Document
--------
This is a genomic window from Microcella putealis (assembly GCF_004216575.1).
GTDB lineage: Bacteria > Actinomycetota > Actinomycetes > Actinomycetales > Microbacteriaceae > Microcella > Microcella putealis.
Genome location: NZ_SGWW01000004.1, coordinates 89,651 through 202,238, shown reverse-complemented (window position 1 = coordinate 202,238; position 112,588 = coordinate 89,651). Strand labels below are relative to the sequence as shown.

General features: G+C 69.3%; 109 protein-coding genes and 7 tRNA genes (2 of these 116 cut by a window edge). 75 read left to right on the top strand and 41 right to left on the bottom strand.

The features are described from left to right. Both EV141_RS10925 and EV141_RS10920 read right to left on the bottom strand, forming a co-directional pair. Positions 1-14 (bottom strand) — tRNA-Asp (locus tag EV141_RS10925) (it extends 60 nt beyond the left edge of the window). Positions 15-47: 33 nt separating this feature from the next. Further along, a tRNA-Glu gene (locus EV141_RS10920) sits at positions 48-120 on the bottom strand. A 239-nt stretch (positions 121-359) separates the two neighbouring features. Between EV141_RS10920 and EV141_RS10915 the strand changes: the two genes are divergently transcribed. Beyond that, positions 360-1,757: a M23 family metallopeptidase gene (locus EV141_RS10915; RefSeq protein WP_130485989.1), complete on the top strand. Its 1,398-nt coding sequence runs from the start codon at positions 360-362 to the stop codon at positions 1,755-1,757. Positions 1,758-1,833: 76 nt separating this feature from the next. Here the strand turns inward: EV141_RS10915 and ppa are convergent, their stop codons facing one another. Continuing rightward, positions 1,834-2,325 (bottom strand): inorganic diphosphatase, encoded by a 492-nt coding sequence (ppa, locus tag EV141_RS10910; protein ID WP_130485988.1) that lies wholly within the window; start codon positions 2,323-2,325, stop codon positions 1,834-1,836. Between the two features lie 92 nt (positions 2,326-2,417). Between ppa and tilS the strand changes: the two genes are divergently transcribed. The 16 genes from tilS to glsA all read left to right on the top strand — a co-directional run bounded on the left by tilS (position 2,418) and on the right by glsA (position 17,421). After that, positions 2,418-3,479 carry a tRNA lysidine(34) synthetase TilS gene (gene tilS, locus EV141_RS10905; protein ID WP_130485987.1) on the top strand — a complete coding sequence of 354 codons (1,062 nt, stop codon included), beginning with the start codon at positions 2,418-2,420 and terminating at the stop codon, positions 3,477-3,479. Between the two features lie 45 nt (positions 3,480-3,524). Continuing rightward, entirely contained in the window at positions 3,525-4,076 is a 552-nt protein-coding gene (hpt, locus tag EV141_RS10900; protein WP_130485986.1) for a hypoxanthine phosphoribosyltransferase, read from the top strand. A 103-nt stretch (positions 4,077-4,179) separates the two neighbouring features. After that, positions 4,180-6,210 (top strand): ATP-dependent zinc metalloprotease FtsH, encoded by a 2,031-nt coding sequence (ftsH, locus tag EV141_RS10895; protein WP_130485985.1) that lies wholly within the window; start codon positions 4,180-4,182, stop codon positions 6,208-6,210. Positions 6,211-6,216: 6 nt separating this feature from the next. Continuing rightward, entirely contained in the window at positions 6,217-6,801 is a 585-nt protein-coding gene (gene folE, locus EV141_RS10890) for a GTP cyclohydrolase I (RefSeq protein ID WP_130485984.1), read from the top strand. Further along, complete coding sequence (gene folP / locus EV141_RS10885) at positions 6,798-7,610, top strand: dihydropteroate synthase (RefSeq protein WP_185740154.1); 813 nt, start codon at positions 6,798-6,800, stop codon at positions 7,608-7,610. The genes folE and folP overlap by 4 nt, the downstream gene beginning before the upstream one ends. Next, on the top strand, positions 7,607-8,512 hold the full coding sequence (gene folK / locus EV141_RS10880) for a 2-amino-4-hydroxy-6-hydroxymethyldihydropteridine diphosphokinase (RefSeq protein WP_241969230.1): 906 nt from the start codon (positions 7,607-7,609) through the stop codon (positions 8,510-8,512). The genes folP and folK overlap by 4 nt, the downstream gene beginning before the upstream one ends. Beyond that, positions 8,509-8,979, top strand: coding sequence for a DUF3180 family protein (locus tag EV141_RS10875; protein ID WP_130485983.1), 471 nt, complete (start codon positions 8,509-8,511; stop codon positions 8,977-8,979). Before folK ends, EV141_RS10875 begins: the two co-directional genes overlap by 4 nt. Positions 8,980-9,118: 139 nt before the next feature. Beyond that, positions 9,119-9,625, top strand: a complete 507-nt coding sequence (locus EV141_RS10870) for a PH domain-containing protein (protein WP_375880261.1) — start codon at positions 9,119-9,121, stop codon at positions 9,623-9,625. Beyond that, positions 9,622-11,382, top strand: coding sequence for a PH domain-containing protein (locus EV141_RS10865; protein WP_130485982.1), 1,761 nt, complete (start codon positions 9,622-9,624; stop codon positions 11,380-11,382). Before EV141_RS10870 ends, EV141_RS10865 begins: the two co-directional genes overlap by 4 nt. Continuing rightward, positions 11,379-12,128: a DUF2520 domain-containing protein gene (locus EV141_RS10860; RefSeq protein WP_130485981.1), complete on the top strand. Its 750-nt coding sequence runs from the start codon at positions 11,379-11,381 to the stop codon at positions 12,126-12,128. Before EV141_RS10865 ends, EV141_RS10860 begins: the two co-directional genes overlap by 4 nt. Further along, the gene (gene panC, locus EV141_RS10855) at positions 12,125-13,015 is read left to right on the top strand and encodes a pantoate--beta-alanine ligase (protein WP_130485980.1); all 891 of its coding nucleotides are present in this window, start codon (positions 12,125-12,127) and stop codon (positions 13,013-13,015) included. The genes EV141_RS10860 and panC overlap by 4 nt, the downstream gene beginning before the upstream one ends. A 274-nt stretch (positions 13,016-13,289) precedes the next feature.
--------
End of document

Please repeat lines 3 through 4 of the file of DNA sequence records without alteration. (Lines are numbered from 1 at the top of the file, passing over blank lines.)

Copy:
Genome location: NZ_SGWW01000004.1, coordinates 89,651 through 202,238, shown reverse-complemented (window position 1 = coordinate 202,238; position 112,588 = coordinate 89,651). Strand labels below are relative to the sequence as shown.

General features: G+C 69.3%; 109 protein-coding genes and 7 tRNA genes (2 of these 116 cut by a window edge). 75 read left to right on the top strand and 41 right to left on the bottom strand.